So here is the summary. We are built to focus on the negative. That’s a survival trait. To achieve we have to strive and when we strive we will sometimes fail. This can add up to defeat if we don’t cultivate the habit of remembering that ‘failure’ is one of the most important HERE’S the state government’s PR spin doctoring headline: “Return and Earn: a billion reasons to celebrate.”
That’s such a long way from the real story, but read on, because this is the sort of guff that consumes most reportage these days.
NSW Environment Minister Gabrielle Upton said Return and Earn has been an outstanding success and changed the way people dispose of empty drink containers.
“Before Return and Earn, many drink bottles and cans became litter and only a third were being recycled through yellow lidded bins.
“Now the trend is reversed: far more are recycled than are littered and the state is a cleaner place,” Ms Upton said.
This is one of the most poorly designed schemes I’ve ever heard of.
Taxpayers and consumers have to pay extra and then do a whole lot of work just to regain that extra capital outlay, and they have to do all this work for free. They have to store the recyclable bottles and cans, buy bags or have containers to put them in, find time to put them in their vehicle and then, in their own unpaid time, drive their own vehicle and using their own fuel down to the unreliable Return and Earn machines
ingredients of a ‘successful’ life. The key skill is to find the good in the mistakes – the silver lining in the cloud and consciously focusing on it. The silver lining – rather than the cloud.
American neurobiologist Dr Rick Hanson, author of Hardwiring Happiness, says “taking in the good” each day trains the brain to turn transient positive moments into something more long-lasting, and gradually sensitises the brain to positive experiences. He offers this formula:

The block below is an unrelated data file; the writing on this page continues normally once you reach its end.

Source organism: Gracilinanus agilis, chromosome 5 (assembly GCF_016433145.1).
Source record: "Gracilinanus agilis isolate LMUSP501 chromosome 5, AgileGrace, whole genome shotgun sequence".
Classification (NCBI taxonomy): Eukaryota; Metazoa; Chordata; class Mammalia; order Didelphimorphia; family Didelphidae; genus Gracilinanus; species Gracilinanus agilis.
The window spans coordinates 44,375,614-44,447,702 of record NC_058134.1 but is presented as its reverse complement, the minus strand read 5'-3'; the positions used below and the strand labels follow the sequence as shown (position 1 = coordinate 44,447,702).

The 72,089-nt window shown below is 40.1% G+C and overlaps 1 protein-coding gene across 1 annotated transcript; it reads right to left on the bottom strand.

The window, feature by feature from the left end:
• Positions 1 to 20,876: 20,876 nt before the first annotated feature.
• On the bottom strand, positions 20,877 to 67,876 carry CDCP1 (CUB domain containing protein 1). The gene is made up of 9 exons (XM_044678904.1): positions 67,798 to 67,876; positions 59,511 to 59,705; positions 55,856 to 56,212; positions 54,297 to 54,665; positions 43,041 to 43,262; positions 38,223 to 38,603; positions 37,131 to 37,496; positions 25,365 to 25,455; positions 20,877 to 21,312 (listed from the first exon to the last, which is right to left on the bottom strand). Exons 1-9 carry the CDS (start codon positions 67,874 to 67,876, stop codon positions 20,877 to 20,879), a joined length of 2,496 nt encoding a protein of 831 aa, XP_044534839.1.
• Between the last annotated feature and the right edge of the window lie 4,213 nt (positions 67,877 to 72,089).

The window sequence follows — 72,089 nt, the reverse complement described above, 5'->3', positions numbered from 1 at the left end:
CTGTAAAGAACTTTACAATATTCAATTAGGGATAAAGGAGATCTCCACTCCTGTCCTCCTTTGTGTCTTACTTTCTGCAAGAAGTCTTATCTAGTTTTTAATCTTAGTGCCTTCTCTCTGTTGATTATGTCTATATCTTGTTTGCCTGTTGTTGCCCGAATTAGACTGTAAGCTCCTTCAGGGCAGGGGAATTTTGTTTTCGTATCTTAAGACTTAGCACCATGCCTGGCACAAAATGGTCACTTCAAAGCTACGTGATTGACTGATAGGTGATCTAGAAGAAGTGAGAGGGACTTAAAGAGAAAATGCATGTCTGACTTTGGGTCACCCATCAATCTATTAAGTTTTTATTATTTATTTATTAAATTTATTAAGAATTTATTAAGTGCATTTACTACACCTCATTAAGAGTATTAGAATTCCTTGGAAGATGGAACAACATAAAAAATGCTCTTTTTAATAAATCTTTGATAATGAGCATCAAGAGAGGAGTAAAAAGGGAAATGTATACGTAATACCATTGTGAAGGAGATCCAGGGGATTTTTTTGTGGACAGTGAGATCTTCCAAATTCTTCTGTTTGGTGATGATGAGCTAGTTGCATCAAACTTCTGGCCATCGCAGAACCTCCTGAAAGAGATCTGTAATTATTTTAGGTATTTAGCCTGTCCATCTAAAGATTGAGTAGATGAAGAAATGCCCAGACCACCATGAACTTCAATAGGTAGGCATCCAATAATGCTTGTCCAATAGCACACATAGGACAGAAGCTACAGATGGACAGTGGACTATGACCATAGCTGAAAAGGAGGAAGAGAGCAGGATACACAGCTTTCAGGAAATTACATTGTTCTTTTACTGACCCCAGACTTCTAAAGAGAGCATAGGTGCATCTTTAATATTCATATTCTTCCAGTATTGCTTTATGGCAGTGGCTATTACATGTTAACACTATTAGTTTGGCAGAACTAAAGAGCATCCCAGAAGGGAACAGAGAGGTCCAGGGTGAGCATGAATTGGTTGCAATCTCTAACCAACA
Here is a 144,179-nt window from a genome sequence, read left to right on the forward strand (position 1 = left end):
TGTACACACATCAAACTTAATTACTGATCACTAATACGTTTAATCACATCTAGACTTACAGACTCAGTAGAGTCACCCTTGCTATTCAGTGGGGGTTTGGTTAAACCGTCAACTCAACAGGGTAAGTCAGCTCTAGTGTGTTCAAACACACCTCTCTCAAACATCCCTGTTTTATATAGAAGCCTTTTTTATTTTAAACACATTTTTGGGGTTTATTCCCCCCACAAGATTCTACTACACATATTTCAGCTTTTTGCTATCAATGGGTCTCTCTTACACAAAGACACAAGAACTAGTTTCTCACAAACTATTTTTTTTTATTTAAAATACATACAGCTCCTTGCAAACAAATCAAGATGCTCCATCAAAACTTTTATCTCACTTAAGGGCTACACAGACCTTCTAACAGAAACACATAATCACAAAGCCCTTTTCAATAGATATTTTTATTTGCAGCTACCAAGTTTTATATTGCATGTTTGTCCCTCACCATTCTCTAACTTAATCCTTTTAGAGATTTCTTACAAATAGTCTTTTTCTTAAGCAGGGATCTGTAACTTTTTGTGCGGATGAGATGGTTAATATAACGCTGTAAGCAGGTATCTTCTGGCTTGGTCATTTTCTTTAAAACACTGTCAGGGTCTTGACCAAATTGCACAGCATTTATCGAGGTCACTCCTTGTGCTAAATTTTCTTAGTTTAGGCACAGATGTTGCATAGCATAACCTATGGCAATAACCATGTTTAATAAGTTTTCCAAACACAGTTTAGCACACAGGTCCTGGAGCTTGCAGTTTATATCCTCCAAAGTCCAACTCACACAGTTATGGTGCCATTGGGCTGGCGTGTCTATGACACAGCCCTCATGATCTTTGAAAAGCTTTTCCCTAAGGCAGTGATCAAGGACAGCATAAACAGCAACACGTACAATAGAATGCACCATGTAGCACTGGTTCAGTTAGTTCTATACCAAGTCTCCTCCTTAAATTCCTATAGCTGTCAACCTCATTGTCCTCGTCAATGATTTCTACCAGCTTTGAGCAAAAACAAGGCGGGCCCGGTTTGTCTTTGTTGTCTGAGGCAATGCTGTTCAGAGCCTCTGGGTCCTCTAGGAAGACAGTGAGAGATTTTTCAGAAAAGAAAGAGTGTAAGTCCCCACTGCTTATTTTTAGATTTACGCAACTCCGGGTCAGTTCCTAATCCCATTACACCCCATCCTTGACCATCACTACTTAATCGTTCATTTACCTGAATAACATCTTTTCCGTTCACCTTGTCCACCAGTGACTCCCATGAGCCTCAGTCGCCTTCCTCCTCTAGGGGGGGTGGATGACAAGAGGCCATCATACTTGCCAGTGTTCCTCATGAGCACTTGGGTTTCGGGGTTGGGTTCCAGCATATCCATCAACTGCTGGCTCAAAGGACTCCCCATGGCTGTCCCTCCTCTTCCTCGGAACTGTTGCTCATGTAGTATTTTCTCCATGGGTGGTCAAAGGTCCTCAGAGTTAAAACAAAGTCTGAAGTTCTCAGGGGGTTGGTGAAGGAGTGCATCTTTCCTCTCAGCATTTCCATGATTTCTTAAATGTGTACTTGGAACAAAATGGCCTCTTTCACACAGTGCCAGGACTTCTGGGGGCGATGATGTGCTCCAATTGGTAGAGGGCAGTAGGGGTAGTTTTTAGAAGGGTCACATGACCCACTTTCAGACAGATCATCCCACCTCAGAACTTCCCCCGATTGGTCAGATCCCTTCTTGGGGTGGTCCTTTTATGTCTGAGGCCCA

H– Have a positive experience and notice it, whether it is a physical pleasure, feeling or sense of determination.
E– Enrich it. Consciously stay with the positive experience for 5 to 10 seconds and let it fill and waste a lot of time there, even if they’re working or not full, just to get their own cash back. IF the market economy works so well, how is it that unleaded petrol was selling at less than $1.20 a litre in Melbourne when in Dubbo
A – Absorb it. Let the experience sink in so it soothes you. Nourish it. Savour it. Enjoy it. Celebrate the satisfaction.
L – Link positive and negative material. Be aware of a negative experience while feeling the positive one. If a dark thought hijacks your attention, focus on the positive and try to let go of the negative. Or laugh at it.
Or, in the words of Monty Python, “When you’re chewing on life’s gristle, don’t grumble, give a whistle, and this’ll help things turn out for the best.”
z In this series of articles, Dubbobased ikifit founder Kim Macrae writes about ideas and activities that can help brighten our own lives and the lives of those around us.
The Unleaded E10 price at this Melbourne servo during the week was at 118.5 cents per litre.